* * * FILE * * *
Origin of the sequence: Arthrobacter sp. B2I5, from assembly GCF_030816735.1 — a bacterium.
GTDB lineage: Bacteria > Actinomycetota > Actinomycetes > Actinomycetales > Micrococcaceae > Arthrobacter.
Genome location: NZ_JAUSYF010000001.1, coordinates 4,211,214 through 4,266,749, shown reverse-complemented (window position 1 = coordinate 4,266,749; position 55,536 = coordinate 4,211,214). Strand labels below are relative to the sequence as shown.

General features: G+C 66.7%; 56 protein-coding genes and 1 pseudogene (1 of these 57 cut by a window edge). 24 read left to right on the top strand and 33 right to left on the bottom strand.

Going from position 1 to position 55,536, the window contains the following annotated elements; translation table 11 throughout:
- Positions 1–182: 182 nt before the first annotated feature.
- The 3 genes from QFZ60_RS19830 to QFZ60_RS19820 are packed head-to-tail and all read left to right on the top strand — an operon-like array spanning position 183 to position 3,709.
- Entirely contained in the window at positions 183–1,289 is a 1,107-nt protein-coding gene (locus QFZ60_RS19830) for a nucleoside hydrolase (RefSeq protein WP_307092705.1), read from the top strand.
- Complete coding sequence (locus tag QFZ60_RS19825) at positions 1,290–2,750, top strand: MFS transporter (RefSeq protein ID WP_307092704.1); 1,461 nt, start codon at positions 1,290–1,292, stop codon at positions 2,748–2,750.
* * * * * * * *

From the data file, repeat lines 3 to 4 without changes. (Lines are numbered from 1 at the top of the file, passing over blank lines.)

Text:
Genome location: NZ_JAUSYF010000001.1, coordinates 4,211,214 through 4,266,749, shown reverse-complemented (window position 1 = coordinate 4,266,749; position 55,536 = coordinate 4,211,214). Strand labels below are relative to the sequence as shown.

General features: G+C 66.7%; 56 protein-coding genes and 1 pseudogene (1 of these 57 cut by a window edge). 24 read left to right on the top strand and 33 right to left on the bottom strand.